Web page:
From dean to PR director to Centennial chair, Lily Russell did it all for Baylor for half a century
You may not be familiar with Lily McIlroy Russell (AB 1911, MA 1931), but her legacy at Baylor runs deep. Her impact on students (who dedicated the 1955 edition of the Baylor yearbook to her), events across campus, and the telling of Baylor history is remarkable.
Russell’s connection to Baylor started literally from birth. She was born in Kerrville, Texas, on Jan. 24, 1887 — the daugher of an early Baylor graduate, Rev. Chester A. McIlroy. The family moved around in her early years, but eventually ended up in Waco. She attended Baylor and earned her bachelor’s degree in 1911, then taught English at Baylor and got married. (She and her husband eventually divorced, but she kept the name Russell.)
Russell left Waco for Oregon in 1924, but she returned two years as assistant to Baylor’s dean of women. Early in her tenure, Russell and her dean, Irene Marschall King, put the first communal Christmas tree on campus. Their idea became a whole event, with the lighting of the tree, a performance by the Glee Club, and an appearance by Santa Claus — the beginnings of Christmas on 5th!
In 1931 — around the same time she earned her master’s degree from Baylor — Russell was promoted to dean of women by President Pat Neff. In this role, Russell was involved in many aspects of female student life at Baylor, coordinating countless special events across campus (including Baylor’s still-growing Christmas festivities).
After nine years in that role, President Neff named Russell the university’s director of public relations in 1940, also tasking her with chairing the Baylor Centennial Committee. Celebrating even amidst the end of World War II, campus events included the unveiling of new monuments dedicated to Baylor’s founders, a time capsule, the planting of many new live oak trees along Founders Mall, and dozens of guest speakers.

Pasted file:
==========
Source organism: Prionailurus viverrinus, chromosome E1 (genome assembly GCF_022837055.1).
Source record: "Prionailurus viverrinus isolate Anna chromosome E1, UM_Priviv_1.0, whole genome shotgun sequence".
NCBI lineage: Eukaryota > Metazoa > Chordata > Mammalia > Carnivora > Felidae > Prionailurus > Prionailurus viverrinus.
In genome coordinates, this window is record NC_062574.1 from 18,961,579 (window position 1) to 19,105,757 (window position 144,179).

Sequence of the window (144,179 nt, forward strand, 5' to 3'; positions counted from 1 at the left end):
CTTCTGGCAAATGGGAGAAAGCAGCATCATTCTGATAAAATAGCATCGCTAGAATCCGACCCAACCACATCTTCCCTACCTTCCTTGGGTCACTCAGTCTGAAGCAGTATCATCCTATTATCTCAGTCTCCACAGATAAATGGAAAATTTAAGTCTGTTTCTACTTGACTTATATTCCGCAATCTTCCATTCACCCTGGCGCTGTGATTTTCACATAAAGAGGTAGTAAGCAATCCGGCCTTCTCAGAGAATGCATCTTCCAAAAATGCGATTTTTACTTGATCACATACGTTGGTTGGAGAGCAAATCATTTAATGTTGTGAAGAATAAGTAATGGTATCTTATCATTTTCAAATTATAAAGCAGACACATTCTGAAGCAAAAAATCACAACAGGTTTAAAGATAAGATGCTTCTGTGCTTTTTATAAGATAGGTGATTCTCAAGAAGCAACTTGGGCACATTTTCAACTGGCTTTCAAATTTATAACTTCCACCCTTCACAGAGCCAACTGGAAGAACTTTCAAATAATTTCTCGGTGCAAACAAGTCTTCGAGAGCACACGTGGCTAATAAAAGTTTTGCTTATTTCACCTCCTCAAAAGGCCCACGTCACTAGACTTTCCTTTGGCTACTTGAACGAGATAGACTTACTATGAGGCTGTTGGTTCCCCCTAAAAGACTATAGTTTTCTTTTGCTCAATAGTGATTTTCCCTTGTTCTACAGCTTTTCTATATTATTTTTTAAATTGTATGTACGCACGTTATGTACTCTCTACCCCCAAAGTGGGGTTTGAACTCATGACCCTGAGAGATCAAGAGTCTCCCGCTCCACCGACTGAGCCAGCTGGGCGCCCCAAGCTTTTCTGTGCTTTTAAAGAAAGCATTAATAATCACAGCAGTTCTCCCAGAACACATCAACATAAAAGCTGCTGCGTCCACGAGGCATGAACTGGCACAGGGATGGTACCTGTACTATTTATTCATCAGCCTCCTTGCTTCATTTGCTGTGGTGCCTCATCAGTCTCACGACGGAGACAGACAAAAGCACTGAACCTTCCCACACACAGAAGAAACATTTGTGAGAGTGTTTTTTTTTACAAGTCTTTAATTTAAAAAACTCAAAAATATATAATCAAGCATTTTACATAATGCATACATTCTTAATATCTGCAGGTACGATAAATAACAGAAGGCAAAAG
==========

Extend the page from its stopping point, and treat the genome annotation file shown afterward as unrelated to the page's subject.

After Baylor’s Centennial celebration in 1945, Russell continued as public relations director until 1948, when she accepted a new position as the first dean of the newly opened Union Building (now the Bill Daniel Student Center, or SUB). The building was expressly aimed at providing students with a place to socialize before, between and after classes — a sort of “home away from home” — and Russell worked to fill it with such regular events as Fun Nights, Singspirations, Reading Hours, Forums and banquets.
Russell spent her last years at Baylor as its official University Historian, from 1950 until her death in 1958. The position took advantage of Russell’s vast institutional knowledge and collection of information about Baylor’s history. She even began to write a complete Baylor history, though it was not complete when she passed away. Thankfully, two other women — Lois Smith Douglas Murray Strain and Sue Moore — used her research and completed her dream with the publishing of Baylor at Independence in 1972. (Fittingly, the book is dedicated to Russell.)
Today, Russell’s legacy lives on in the Texas Collection, where 35 boxes of her collected materials, writings, photographs and correspondence give researchers a detailed look at the life and accomplishments of this remarkable Baylor Bear.
Sic ’em, Lily Russell!